God is not someone haphazard, woolly headed, imprecise in His instructions. Instead, the design for the ark tells us that He is a consummately creative and imaginative designer, precise in the details. And that was how He made the Universe, right down to the tiniest identical sub-atomic particles. The Universe and all the things in it did not just “happen” but were meticulously designed to the smallest detail. How great and creative is our God!
|Upcoming Course - A Philosophy of Church Ministry (CM201, 3 cr)|
BGST is happy to announce a new course starting July 14, Saturday 2.00-4.00pm that attempts to help churches examine their “reason for being”:
- then you might want to sign up for “Philosophy of Church Ministry” (CM201, 3 credits).
Dr Quek Swee Hwa, the lecturer, brings together his many years of pastoral experience and global ministries and welcomes you to join him as he brings you to visit a broad spectrum of churches.
Theology when applied to the Church means, among other things, the honing of pastoral or shepherding skills. That is the biblical model of the pastor. On a wider, more public level, these are preaching, teaching, and church management. At a more personal level, there are both skills as well as attitudes that can make or break the pastoral ministry of a church: pastors and pastoral staff should develop good listening skills, have a genuine love for people, be willing to comfort and visit the sick and needy, unafraid to rebuke and exercise church discipline with love, and generally be able to communicate and guide all age levels within the church. Rarely can we find all these qualities in one person. But where they are being developed within a church staff team, with the help of a suitable and good support structure, we are confident that a church can be a powerful instrument to nurture Christians in their faith and thereby bring honour and glory to the name of Jesus, its Head.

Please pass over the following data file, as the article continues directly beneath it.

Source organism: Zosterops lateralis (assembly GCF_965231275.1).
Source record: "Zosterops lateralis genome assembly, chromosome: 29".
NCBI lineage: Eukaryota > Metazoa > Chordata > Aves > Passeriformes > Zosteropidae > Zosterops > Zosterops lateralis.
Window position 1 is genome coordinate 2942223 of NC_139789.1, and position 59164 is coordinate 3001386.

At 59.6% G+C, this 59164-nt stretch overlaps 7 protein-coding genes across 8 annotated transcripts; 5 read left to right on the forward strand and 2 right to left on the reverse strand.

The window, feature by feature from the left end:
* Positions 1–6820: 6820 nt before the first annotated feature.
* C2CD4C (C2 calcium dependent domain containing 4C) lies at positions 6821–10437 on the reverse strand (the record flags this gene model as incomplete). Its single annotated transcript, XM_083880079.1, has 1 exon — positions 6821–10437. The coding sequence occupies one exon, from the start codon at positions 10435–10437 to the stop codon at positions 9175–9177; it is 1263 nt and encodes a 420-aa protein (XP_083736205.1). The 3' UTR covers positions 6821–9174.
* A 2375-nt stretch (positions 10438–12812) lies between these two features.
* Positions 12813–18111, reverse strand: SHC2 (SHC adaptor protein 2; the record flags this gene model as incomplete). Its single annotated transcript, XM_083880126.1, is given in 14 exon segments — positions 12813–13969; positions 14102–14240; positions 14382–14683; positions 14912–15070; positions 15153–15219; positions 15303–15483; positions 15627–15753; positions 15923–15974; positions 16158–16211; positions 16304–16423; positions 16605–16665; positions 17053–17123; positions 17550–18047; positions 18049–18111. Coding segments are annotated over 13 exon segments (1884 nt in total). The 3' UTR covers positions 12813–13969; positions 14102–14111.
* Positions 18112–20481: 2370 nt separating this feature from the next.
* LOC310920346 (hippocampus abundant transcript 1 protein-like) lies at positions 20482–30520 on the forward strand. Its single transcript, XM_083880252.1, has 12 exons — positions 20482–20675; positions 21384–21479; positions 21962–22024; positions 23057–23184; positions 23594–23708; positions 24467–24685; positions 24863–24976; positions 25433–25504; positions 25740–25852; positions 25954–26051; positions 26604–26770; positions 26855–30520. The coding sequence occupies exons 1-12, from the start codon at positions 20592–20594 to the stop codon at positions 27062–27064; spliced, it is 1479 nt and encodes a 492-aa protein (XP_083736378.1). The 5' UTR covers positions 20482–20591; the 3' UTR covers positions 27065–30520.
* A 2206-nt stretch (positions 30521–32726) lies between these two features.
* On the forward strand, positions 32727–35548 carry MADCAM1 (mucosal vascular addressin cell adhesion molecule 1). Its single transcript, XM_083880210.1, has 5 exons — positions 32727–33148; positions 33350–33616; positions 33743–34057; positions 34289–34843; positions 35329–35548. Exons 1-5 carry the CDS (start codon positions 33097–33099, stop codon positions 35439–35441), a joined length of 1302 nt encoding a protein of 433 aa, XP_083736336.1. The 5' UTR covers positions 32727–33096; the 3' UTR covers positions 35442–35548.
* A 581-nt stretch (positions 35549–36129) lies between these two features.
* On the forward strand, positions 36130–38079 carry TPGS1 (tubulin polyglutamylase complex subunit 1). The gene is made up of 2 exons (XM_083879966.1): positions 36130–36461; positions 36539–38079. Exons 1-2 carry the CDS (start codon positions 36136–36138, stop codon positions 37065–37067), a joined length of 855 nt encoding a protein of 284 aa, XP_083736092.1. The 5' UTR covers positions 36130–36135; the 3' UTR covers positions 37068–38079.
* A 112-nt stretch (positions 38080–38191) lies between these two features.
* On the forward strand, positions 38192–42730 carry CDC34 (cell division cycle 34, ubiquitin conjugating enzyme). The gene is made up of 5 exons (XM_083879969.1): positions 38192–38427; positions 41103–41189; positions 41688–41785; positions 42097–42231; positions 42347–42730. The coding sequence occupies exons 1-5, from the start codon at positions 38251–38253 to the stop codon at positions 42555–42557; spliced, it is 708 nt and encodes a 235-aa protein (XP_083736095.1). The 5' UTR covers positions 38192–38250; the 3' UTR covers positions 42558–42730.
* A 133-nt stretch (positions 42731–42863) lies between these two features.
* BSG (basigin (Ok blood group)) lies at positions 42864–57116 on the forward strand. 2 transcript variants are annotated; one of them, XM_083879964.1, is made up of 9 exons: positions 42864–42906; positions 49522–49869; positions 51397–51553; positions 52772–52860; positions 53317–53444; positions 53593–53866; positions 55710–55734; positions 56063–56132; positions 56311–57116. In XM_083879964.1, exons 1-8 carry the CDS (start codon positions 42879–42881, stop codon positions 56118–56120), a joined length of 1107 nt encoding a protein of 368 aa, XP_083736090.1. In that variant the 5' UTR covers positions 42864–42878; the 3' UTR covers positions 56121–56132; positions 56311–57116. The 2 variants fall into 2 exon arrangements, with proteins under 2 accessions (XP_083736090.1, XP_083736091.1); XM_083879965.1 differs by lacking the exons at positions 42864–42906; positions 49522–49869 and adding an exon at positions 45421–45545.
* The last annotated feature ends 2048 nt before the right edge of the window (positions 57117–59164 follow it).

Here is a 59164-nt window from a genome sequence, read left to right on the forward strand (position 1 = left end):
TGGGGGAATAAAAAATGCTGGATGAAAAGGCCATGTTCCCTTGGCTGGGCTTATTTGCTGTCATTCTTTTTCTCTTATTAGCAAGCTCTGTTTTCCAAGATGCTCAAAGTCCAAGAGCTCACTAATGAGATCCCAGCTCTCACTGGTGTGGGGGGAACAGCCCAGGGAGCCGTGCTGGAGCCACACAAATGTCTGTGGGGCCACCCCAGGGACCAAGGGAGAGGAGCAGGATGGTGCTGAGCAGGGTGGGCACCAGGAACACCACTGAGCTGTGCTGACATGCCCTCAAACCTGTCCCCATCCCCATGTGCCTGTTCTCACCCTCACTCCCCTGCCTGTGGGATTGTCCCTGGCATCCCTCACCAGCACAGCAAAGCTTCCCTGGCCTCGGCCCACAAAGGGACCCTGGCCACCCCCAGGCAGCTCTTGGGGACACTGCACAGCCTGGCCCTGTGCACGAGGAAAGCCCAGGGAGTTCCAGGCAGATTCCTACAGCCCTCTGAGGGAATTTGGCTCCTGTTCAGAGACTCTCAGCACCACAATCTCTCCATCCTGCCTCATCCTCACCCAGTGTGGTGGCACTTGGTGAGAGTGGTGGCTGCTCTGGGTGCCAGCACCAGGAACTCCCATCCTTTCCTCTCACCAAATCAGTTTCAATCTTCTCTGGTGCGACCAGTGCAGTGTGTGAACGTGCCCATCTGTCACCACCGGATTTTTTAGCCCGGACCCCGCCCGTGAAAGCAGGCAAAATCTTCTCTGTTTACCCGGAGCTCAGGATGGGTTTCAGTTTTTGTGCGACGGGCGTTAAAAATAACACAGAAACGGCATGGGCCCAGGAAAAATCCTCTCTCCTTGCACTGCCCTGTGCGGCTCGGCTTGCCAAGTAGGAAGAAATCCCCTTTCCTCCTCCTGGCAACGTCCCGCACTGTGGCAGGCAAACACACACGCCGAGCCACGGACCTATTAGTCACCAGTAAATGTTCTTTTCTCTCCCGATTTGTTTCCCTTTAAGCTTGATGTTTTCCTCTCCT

More information may be found at the following link: http://www.bgst.edu.sg/courses-and-events/298-a-philosophy-of-church-ministry
|Dr Philip Satterthwaite will be preaching at the 10.15am and 3.30pm services at Bukit Panjang Gospel Chapel on 8 July 2012 on the topic, “Rape, Civil War and Deviousness: Israel’s Disgrace” (Judges 19-21).|
|There will be no chapel on 11July 2012 at BGST Clarus Centre. BGST chapel will resume on 18 July 2012 for Dedication of Academic Year 2012-13, Venue: BGST, Time: 12 pm - 1 pm. You are most welcome to join us.|
|Other Courses Commencing in July 2012|
|Upcoming Public Lecture and Incentive Courses|
|Course Schedule for 2012-2013 Semester 1|
|For more information on the Course Schedule, please visit our website: http://www.bgst.edu.sg/media/files/courses/2012-2013-sem1.pdf
|37 Jalan Pemimpin, #06-05 Block B, Clarus Centre, S(577177).